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McLean Budden Canadian Equity Growth Fund (annualized returns)

1-year 5-year 10-year

MB Cdn. Equity Growth 2.6% 5.3% 11.4%

TSX Composite -0.3% 3.3% 9.2%

Growth investing is no place for wimps. Responsible growth managers aren't daredevils, but they often buy stocks that frighten value managers. Growth managers look for companies that are poised to expand rapidly and post big profit increases. They often buy into industries such as tech, telecommunications, health care and consumer products-sectors that soared in the '90s, then tanked in 2000 and 2001.

Mary Hallward certainly didn't begin her career in a pressure cooker. She started in the early 1980s as a financial services analyst. Hardly heart-palpitating stuff, but Hallward admits she fretted a fair bit. "I had this idea that it was all my responsibility as to how well clients did."

Hallward wanted to manage money herself. In 1992, she left the brokerage firm Nesbitt Thomson for McLean Budden, then primarily a growth-oriented pension fund management firm. In her job interview, an executive showed her a portfolio. "I zeroed in on the growth stocks," she says. Some of those companies were beaten up, but Hallward figured they'd rebound. "Growth managers are the optimists," she says. "Value managers have a tendency to be a bit more pessimistic."

Being optimistic isn't the same as being foolish. Growth tends to beat value in rising markets, but lags behind in down markets. During the 1990s, McLean Budden's growth portfolios soared, "but we also knew that things were crazy," Hallward says, adding that in 2001 and 2002, "growth was the pits."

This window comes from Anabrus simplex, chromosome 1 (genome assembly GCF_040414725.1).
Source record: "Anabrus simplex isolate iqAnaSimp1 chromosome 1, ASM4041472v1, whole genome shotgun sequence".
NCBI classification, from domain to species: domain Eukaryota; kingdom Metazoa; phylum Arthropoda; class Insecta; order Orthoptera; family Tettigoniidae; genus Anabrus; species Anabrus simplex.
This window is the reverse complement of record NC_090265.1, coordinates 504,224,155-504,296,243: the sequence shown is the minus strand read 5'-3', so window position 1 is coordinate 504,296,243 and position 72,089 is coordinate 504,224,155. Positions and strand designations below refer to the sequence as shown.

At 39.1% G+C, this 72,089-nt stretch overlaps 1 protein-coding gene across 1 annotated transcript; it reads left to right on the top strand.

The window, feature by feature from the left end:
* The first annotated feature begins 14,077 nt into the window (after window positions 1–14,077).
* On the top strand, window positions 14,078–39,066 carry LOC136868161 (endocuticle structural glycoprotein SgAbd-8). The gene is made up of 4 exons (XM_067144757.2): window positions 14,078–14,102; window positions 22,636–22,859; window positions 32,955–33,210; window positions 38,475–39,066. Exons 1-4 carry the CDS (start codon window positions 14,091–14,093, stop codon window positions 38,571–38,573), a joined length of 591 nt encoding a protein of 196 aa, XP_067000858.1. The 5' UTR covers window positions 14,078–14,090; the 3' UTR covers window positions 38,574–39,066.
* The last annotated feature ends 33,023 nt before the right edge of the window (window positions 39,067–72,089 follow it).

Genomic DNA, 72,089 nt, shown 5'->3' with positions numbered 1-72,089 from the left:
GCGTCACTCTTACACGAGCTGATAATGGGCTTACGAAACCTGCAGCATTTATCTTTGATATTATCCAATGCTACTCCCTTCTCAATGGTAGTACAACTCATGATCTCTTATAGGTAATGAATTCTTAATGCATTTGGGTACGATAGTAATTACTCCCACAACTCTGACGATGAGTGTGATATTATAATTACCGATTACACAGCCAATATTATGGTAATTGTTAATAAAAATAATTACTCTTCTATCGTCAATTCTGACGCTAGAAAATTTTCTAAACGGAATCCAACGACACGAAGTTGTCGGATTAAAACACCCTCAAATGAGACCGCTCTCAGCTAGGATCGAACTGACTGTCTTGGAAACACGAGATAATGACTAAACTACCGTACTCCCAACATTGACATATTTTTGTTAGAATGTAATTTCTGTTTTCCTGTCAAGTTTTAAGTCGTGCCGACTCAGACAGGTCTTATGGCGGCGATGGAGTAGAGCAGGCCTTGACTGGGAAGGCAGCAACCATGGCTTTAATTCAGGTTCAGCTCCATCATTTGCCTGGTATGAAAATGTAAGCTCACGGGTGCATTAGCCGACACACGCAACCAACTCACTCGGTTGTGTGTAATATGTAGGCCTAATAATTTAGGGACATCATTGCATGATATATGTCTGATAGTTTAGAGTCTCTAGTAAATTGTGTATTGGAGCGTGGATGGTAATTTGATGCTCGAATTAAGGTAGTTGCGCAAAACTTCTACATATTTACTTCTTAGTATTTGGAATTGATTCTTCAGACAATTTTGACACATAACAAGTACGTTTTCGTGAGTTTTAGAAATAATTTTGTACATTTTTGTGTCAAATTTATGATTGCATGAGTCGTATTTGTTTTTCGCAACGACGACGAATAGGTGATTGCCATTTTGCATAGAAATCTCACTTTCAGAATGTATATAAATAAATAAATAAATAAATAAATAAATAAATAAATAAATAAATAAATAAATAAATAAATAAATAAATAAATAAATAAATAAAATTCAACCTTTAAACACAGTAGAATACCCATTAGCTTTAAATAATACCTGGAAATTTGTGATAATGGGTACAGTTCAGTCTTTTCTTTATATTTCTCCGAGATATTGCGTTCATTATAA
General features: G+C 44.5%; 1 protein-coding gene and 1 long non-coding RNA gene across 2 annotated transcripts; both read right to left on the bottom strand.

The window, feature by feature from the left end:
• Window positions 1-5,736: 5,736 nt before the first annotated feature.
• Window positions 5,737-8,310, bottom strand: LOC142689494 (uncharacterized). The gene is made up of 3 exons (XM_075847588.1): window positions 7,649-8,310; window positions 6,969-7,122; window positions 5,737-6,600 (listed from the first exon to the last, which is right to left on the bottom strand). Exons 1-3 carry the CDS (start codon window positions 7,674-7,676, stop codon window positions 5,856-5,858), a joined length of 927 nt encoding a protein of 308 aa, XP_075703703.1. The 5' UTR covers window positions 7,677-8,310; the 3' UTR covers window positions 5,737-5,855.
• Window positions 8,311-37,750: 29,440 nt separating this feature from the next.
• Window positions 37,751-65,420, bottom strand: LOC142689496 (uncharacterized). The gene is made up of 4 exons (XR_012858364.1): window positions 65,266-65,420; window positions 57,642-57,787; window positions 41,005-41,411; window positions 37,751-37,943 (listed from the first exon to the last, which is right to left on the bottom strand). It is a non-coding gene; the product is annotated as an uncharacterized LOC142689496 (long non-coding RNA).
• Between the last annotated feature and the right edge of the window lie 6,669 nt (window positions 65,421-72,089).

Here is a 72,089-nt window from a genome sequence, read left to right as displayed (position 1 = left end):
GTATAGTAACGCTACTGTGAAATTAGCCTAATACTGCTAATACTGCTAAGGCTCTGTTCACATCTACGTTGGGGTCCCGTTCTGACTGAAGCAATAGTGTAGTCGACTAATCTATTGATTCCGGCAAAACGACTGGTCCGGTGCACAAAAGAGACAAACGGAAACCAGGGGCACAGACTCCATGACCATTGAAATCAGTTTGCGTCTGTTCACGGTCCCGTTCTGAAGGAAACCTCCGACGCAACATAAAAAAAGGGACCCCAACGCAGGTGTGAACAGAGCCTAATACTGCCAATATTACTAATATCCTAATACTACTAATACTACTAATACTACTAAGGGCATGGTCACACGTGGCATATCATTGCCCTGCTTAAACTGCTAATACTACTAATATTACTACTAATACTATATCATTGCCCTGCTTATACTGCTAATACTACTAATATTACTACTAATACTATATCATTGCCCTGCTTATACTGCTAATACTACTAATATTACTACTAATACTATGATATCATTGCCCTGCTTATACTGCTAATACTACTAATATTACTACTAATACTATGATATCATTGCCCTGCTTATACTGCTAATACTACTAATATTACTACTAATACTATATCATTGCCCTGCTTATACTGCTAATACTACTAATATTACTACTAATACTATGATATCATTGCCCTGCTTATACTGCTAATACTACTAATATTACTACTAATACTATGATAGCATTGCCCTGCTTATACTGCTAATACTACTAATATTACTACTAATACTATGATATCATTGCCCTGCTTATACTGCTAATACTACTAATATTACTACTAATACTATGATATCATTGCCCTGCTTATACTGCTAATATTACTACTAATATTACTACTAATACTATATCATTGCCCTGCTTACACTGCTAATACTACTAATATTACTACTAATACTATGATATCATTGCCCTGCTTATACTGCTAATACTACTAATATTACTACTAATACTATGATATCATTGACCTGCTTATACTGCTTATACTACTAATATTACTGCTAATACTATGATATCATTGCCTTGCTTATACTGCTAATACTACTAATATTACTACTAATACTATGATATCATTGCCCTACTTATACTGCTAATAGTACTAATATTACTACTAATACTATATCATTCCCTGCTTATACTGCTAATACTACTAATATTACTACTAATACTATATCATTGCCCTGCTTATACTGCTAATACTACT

Things began to turn last year. McLean Budden's Canadian Equity Growth Fund gained 9.6% in the first six months of 2003, making it the top-performing Canadian equity pension fund. One reason: It selectively bought tech and telecom stocks that were out of favour in 2001 and 2002, including Nortel Networks. In June, 2002, the fund bought into a Nortel offering of new stock at $2.40 a share. Nortel then slid to a low of 67 cents last October, but rebounded to $6 recently.

All told, McLean Budden has about $24.8 billion in assets under management, about $6.5 billion of that in growth portfolios. The firm has actually cut off the Equity Growth Fund to new pension fund clients unless they also invest in the firm's global equity, bond and other products. However, retail clients with a minimum of $10,000 can buy the growth mutual fund. McLean Budden has diversified styles since Sun Life bought 55% of the firm in 1997 and combined it with SUNIMCO, its value-oriented pension fund management subsidiary.

Of course, pension funds and other institutions are supposed to be more patient than individuals. That's great in theory, but Hallward says part of her job is managing client expectations. "When you're doing badly, you tell them, 'We didn't get stupid all of a sudden. Our style is out of favour. Be patient, it'll turn.'" In 2003, it has. Good thing some managers remained calm.

© 2007 The Globe and Mail. All rights reserved.

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